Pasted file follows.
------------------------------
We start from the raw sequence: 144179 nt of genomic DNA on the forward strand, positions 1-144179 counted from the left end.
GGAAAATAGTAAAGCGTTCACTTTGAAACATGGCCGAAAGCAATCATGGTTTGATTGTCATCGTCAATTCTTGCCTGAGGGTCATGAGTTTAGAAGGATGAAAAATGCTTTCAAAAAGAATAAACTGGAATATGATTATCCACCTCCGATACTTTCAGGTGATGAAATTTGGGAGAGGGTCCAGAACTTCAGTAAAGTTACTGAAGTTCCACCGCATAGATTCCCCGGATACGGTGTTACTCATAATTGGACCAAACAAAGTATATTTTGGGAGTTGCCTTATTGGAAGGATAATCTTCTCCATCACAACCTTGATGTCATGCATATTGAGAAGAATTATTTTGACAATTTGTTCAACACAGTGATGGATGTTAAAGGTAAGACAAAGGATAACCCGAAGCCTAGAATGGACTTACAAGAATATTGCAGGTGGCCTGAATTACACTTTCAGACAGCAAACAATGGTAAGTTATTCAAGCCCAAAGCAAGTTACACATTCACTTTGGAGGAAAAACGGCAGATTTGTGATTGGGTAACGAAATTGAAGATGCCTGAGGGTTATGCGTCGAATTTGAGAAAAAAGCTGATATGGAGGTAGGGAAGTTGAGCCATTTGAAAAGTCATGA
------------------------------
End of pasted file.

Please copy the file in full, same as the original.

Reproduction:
We start from the raw sequence: 144179 nt of genomic DNA on the forward strand, positions 1-144179 counted from the left end.
GGAAAATAGTAAAGCGTTCACTTTGAAACATGGCCGAAAGCAATCATGGTTTGATTGTCATCGTCAATTCTTGCCTGAGGGTCATGAGTTTAGAAGGATGAAAAATGCTTTCAAAAAGAATAAACTGGAATATGATTATCCACCTCCGATACTTTCAGGTGATGAAATTTGGGAGAGGGTCCAGAACTTCAGTAAAGTTACTGAAGTTCCACCGCATAGATTCCCCGGATACGGTGTTACTCATAATTGGACCAAACAAAGTATATTTTGGGAGTTGCCTTATTGGAAGGATAATCTTCTCCATCACAACCTTGATGTCATGCATATTGAGAAGAATTATTTTGACAATTTGTTCAACACAGTGATGGATGTTAAAGGTAAGACAAAGGATAACCCGAAGCCTAGAATGGACTTACAAGAATATTGCAGGTGGCCTGAATTACACTTTCAGACAGCAAACAATGGTAAGTTATTCAAGCCCAAAGCAAGTTACACATTCACTTTGGAGGAAAAACGGCAGATTTGTGATTGGGTAACGAAATTGAAGATGCCTGAGGGTTATGCGTCGAATTTGAGAAAAAAGCTGATATGGAGGTAGGGAAGTTGAGCCATTTGAAAAGTCATGA